The Piano Trio, Op.23 No.3 in c minor is the last of a set of three which were published in 1803 and completed the year before, while he was sojourning in Paris. The opening movement, Allegro, begins with a short hesitant introduction which leads to the main section, a Mozartean fluid affair, elegant but with much forward motion. The main subject of the second movement, Andante, sound rather like an aria. In the Haydnesque third movement, Menuetto, presto, bursts out of the gate at full speed and never lets up. The finale, Allegretto, though not so marked is a theme and set of interesting variations. Unlike the piano trios of Haydn and Mozart, where the cello is virtually an afterthought, here the cello is given a real part to play and is not just a double of the piano bass line.

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Witold Maliszewski, String Quartet No.1 in F Major, Op.2

Witold Maliszewski Witold Maliszewski (1873-1939) was born in the town of Mohyliv-Podilskyi, then part of Russian Poland now located in Ukraine. His initial studies were at the Imperial Conservatory in Tiflis (now Tbilisi) with Mikhail Ivanov-Ippolitov. He then attended the St. Petersburg Conservatory where he studied with Rimsky-Korsakov and Glazunov. In 1908, he obtained the position of conductor of the Odessa Symphony Orchestra. He was active in Odessa until 1920 and was a founder and first director of the Odessa Conservatory. Due to the Russian Revolution, he moved to Warsaw in 1920 where he held several positions, including Professor of Composition at the Warsaw Conservatory. He composed in most genres and his chamber music was held in particularly high regard, winning several competition prizes.

His String Quartet No.1 in F Major, Op.2 dates from 1903. The opening movement, Moderato, has for its main theme a rather moving elegaic melody and the conclusion of the movement is particularly effective. The jovial Scherzo, allegro vivo, which comes next, plays well and is original sounding. The Andante con moto is full of Slavic charm. The finale, Allegro, is another very effective movement with a magnificent fugue in the middle.

This is quite an appealing work, with fine string writing for all of the voices, many tuneful melodies and original touches. It has been out of print for more than a century. Certainly it should not be missed by amateurs but professionals can count on it being a success in the concert hall where it is sure to be well received.

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Albéric Magnard, Quintet for Flute, Oboe, Clarinet, Bassoon & Piano, Op.8

Albéric Magnard Albéric Magnard (1865-1914) was born in Paris to wealthy parents. His father François Magnard was a bestselling author and editor of the Paris newspaper Le Figaro. After military service and graduating from law school, he entered the Paris Conservatoire, where he studied counterpoint with Théodore Dubois, Jules Massenet and Vincent d'Indy. Magnard's musical output numbered only 22 works with opus numbers. Larger compositions such as symphonies were his main area of interest, however, he did write a piano trio, this string quartet and some instrumental sonatas. Magnard's musical style is typical of French composers contemporaneous to him, but occasionally, there are passages that foreshadow the music of Gustav Mahler. Magnard's use of cyclical form was influenced by César Franck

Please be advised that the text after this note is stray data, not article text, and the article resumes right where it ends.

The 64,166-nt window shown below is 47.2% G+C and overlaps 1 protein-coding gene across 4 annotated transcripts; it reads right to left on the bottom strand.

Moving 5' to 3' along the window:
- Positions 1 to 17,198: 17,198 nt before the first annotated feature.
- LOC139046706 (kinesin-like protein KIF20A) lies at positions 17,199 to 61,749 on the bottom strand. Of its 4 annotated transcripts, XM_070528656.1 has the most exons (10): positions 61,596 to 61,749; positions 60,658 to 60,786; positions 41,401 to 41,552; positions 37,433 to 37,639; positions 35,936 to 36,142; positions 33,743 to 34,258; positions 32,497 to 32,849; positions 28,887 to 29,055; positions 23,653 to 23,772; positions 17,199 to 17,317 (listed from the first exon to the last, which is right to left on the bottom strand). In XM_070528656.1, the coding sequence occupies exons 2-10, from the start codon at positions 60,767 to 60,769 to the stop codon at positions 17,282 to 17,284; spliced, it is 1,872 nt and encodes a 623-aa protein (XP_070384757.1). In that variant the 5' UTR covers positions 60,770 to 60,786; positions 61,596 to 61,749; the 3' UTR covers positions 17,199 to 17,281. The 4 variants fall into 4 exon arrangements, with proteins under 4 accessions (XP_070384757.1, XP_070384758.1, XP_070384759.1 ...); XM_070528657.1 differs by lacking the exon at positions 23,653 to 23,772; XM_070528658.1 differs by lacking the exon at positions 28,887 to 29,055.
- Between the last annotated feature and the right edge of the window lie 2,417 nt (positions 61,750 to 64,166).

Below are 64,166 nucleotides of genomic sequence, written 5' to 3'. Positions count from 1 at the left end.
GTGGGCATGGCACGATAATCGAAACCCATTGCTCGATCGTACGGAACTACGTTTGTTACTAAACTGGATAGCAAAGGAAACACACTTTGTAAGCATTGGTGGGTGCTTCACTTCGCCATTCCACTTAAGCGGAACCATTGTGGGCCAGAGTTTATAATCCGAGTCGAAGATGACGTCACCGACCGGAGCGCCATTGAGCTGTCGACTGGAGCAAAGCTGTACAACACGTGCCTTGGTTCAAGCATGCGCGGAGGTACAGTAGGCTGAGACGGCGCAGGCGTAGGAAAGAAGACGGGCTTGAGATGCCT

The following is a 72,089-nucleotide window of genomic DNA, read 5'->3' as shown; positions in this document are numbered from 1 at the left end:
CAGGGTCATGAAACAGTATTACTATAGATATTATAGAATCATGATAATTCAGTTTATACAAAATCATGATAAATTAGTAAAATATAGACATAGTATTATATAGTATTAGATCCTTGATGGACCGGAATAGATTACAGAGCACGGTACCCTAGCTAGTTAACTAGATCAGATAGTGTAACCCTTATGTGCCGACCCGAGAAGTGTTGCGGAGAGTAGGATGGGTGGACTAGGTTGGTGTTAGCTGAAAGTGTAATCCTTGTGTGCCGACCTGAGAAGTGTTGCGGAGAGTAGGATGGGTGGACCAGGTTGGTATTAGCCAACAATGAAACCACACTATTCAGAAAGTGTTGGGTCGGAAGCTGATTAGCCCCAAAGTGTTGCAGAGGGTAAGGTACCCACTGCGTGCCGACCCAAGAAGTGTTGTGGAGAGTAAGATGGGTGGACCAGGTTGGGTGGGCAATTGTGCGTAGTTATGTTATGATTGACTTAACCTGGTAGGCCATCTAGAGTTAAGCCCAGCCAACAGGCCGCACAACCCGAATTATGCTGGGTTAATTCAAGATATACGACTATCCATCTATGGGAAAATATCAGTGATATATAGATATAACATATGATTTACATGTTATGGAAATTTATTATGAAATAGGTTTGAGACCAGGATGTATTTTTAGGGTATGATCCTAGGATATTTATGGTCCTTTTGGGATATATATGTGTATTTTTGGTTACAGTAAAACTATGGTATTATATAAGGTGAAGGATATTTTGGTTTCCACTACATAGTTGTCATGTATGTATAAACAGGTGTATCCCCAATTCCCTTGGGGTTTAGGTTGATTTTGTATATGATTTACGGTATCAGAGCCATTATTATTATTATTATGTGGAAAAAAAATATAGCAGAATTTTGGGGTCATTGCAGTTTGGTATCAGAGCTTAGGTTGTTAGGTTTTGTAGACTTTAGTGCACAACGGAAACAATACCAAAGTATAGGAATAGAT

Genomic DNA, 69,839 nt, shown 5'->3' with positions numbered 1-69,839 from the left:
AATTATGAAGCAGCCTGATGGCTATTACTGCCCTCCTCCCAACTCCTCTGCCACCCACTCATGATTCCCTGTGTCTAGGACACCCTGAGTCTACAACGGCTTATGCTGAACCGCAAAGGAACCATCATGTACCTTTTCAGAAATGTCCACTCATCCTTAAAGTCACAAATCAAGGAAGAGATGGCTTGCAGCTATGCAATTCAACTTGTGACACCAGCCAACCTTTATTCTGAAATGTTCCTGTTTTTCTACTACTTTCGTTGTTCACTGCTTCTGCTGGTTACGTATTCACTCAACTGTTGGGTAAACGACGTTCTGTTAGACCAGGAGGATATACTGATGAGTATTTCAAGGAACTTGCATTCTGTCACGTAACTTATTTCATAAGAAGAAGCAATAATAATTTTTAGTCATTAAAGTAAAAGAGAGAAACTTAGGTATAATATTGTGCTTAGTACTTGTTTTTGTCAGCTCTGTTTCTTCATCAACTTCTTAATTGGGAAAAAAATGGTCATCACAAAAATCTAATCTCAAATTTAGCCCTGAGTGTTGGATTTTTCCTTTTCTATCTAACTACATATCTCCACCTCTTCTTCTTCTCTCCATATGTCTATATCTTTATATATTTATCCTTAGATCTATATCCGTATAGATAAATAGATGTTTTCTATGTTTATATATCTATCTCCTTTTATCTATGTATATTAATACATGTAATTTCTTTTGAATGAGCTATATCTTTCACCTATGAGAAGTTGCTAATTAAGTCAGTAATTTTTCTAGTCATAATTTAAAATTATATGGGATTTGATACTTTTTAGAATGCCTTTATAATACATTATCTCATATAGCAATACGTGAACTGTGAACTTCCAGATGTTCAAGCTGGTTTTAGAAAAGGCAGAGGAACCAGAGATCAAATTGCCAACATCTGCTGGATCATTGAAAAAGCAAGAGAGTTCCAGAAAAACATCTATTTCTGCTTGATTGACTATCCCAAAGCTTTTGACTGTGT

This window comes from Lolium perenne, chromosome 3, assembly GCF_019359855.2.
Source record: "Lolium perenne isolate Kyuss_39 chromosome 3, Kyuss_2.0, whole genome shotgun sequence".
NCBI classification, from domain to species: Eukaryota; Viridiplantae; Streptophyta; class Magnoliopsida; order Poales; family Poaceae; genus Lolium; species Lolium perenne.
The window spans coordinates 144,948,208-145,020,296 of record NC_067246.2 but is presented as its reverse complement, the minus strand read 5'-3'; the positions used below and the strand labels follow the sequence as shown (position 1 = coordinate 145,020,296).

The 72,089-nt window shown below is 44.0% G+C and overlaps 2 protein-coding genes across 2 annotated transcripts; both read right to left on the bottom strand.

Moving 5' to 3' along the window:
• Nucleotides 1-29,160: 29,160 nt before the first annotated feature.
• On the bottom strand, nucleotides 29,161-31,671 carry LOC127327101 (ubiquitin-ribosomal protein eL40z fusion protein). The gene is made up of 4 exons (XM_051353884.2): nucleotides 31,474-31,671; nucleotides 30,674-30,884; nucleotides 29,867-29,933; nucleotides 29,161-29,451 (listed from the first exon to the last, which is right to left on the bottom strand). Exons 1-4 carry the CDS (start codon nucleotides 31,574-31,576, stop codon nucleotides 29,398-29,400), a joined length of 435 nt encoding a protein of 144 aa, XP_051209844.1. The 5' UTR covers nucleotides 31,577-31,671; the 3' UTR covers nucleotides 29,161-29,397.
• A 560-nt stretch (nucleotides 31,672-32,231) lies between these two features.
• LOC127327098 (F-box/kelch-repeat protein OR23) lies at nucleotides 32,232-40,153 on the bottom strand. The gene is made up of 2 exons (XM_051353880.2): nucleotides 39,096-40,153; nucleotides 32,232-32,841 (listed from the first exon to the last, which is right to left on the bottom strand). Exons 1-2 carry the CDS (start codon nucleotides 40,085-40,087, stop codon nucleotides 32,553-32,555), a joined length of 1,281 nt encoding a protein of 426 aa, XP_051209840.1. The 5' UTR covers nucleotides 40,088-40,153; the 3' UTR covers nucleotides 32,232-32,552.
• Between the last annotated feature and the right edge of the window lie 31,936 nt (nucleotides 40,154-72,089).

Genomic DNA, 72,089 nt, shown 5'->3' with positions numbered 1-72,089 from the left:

His Quintet for Piano and Winds dates from 1894. It is a big work painted a broad canvas. The first movement, Sombre, shows the influence of Debussy as well as some of the lush tonalities of the late Romantics. Beginning almost in mid-phrase, it is anything but somber. Rather it is light and impassioned. There is considerable tension, including a fugal section in the middle before the movement calmly concludes. The second movement Tendre, on the other hand is somber, beginning with a long meditative duo between the clarinet and the piano. The Leger, which follows, fulfills the function of a scherzo and trio, sounding as if written by a latter day French Mendelssohn, beginning at first in a spooky mood before brightening. The finale, Joyeux, begins resolutely and sound almost like battle music, making a boisterous and triumphant conclusion to the work.

Virtually impossible to obtain for many years, we are pleased to make this first class quartet available once more. It should certainly be on the list of repertoire of works for winds and piano.

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Benjamin Godard, Six Duettini for Two Violins & Piano, Op.18

Benjamin Godard Godard's Six Duettini for Two Violins and Piano, Op.18 dates from 1878. They consist of six contrasting pieces all of them fairly short except for the last one, Serenade in the Spanish Style which is a bit of a barn burner. Romantic and tuneful, all six can be played together in recital as the length of a full sonata or separately as encores.

Benjamin Godard (1849-95) was born in Paris. He studied at the Paris Conservatoire composition with Reber and violin with Henri Vieuxtemps. He was somewhat of a prodigy on that instrument, as well as on the viola, and accompanied Vieuxtemps to Germany on concert tours on two occasions. Godard enjoyed chamber music and played in several performing ensembles. This experience stood him good stead when it came to writing effective chamber music compositions. In 1878, Godard was the co-winner with Théodore Dubois, head of the Paris Conservatory, of a musical competition instituted by the city of Paris. He composed music with great facility and from 1878 up to the time until his death Godard composed a surprisingly large number of works, including the opera Jocelyn, from which the famous "Berceuse" has become perhaps his best known work. He also composed several symphonic works, ballets, concertos, overtures and chamber music, including three string quartets and two piano trios.